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Henri IV - An unfinished reign

First rebellion and trial by fire

Henri and his mother did not linger in Béarn, as the war had already recommenced, and in 1568 they arrived in La Rochelle, the capital of Protestantism at the time. Henri, in a speech that is perhaps apocryphal, put himself forward to his co-religionists as a leader who preferred action to words: "I have not learned as much to speak as well as you, but I can promise you this: although I cannot speak well, I can do better, because I am much better at doing than saying." It was here, alongside his uncle Louis de Condé and Gaspard de Coligny, that the young Henri de Navarre fought in the third War of Religion and learned the art of soldiering. The situation turned disastrously against the Huguenots – they were defeated at Jarnac and Moncontour, and Louis de Condé was assassinated. At the age of fifteen, Henri de Navarre was named leader of the army by his mother and was acclaimed. To escape royalist forces, he led his troops in a wild evasive manoeuvre between October 1569 and June 1570 through the "Protestant crescent". During this period, Henri shared the hardships and the fear of his men, an experience that would later serve him well. By the spring of 1570, when his troops set up camp a f ew leagues from Paris and peace talks began, Henri was no longer a boy, but an experienced young man of seventeen, well-versed in military affairs.

Related multimedia

Title: Rochella (La Rochelle),

La Rochelle
© BnF
Caption:
Rochella (La Rochelle), by Georg Braun, 16th c.

Title: The organisation of the Battle of Jarnac

Battle of Jarnac, 13 March 1569
© RMN / René-Gabriel Ojéda
Caption:
The organisation of the Battle of Jarnac, 13 March 1569, engraving by Frans Hogenberg after Tortorel and Perrissin, 16th c. Musée national du château de Pau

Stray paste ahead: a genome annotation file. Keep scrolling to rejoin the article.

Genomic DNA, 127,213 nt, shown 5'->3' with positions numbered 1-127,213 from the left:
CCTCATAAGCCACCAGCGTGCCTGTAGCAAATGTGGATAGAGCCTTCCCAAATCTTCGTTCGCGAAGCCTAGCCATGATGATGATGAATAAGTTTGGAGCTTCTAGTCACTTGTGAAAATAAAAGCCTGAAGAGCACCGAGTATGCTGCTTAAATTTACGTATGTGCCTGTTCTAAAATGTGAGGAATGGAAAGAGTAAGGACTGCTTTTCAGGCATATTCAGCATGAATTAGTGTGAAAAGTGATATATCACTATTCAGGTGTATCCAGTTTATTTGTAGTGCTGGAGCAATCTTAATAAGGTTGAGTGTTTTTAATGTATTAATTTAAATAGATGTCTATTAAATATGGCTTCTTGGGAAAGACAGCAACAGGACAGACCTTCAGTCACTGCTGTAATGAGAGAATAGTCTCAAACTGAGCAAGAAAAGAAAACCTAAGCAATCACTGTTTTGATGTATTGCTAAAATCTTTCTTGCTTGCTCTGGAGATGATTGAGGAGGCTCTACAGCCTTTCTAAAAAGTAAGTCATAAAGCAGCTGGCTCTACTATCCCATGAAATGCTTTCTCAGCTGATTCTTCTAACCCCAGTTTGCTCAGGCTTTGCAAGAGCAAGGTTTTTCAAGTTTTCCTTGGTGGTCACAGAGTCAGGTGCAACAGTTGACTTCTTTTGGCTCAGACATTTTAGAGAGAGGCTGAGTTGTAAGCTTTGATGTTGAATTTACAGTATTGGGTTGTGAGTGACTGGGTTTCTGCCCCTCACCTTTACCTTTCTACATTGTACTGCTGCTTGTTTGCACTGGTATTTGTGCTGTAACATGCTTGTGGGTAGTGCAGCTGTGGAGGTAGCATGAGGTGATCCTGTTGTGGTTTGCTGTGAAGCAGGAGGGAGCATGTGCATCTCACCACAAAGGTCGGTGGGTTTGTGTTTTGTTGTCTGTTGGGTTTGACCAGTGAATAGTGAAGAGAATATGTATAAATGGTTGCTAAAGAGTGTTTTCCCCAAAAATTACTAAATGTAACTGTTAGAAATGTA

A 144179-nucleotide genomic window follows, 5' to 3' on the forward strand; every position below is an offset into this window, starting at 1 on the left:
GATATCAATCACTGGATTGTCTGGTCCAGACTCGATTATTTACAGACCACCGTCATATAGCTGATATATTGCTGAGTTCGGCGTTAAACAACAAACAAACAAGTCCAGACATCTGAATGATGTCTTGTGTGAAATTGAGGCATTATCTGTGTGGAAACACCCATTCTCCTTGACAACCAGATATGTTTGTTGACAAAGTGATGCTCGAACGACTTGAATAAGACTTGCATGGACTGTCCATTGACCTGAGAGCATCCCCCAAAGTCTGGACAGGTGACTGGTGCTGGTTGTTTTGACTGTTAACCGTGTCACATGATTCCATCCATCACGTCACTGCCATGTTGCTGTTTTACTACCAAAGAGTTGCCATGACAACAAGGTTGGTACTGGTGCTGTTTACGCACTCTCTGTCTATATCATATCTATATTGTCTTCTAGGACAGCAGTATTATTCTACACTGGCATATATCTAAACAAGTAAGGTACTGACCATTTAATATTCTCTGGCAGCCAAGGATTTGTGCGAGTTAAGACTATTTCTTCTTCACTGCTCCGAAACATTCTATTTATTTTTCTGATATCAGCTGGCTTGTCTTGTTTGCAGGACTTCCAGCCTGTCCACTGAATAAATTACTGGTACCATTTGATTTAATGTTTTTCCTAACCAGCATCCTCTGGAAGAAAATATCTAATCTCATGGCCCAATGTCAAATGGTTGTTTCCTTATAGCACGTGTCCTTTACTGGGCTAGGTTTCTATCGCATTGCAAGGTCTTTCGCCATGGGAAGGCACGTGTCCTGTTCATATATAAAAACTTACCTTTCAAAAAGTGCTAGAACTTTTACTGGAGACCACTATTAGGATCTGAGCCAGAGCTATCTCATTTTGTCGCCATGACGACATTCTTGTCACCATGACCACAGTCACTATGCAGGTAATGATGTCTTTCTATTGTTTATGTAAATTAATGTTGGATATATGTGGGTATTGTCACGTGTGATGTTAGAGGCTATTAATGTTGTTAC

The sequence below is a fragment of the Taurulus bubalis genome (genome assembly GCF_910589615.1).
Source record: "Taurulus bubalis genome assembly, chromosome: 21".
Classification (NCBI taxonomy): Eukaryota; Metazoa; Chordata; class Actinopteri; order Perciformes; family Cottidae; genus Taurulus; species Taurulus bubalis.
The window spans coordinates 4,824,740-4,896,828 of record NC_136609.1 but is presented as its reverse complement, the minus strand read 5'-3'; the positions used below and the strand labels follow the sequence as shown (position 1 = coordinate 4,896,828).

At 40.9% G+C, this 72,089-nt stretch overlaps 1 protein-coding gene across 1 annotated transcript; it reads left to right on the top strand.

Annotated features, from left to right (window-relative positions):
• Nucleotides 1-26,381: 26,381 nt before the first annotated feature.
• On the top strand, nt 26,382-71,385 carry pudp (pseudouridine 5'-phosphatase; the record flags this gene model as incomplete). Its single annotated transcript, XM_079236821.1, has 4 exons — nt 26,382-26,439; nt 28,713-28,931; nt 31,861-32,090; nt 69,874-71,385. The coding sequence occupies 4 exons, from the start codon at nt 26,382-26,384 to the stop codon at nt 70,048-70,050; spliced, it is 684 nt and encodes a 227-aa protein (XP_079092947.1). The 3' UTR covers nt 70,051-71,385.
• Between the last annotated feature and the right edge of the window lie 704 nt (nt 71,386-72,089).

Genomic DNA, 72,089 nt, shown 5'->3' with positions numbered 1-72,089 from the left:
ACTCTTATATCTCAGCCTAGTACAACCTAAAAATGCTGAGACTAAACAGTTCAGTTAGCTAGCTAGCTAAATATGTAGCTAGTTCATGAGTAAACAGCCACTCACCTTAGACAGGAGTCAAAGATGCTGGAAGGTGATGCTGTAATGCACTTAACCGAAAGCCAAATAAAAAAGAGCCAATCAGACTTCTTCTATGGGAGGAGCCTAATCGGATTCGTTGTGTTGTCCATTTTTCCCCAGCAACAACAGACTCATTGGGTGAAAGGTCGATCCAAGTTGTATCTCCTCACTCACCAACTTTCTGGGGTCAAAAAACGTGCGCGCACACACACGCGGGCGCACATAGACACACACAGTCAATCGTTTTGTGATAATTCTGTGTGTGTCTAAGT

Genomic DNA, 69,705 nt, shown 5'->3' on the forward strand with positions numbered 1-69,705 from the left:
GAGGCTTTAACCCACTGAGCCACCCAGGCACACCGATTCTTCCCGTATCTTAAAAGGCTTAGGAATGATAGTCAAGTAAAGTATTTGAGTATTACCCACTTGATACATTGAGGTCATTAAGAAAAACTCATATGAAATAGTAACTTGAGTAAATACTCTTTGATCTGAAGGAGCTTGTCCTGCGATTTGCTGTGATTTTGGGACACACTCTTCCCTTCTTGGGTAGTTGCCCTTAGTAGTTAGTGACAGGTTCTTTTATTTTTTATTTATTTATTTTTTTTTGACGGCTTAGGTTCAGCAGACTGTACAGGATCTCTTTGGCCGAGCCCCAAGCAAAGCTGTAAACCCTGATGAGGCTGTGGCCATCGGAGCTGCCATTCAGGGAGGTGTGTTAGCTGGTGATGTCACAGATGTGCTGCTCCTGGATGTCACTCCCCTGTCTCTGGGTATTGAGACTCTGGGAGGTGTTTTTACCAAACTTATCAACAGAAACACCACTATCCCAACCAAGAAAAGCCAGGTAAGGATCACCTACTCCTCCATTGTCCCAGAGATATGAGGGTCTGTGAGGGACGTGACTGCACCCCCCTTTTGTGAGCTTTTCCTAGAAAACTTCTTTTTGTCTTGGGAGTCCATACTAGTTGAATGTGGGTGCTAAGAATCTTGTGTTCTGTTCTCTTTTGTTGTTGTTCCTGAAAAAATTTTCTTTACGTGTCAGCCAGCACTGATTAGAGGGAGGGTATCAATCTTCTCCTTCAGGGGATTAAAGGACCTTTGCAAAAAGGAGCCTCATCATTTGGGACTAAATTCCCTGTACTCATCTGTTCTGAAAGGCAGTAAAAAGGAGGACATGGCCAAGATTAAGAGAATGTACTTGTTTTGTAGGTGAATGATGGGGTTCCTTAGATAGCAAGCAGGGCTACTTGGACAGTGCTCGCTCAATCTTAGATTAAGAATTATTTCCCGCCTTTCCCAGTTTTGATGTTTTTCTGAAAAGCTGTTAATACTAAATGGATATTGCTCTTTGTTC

Title: Speech by Henri IV to Protestants

Speech by Henri IV to Protestants after the Battle of Jarnac
© Musée national du château de Pau / Jean-Yves Chermeux
Caption:
Speech by Henri IV to Protestants after the Battle of Jarnac, 13 March 1569, drawing by Antoine Borel, 1786. Musée national du château de Pau P.2004.2.1.1

Title: The defeat of the Battle of Moncontour

The defeat of Protestants, Battle of Moncontour
© RMN / René-Gabriel Ojéda
Caption:
The defeat of the Battle of Moncontour (3 October 1569), engraving by Frans Hogenberg after Tortorel and Perrissin, 16th c. Musée national du château de Pau

Title: Map of Protestant churches in 1562

Map of Protestant churches in 1562
Comment:
By 1562, France had roughly 1,400 churches modelled on Calvin's concept of church organisation (i.e. with a pastor and a body of elders)
Caption:
Map of Protestant churches in 1562. Based on D. Boisson and H. Daussy, Les protestants dans la France moderne, Belin, 2006. (map: S. Angonnet) The map presents : Protestant Church and the "Protestant crescent"

Title: "L'lsle de France et lieux circonvoysins"

Map of The Ile-de-France
© Archives nationales
Caption:
"L'lsle de France et lieux circonvoysins" (The Ile-de-France and its surroundings
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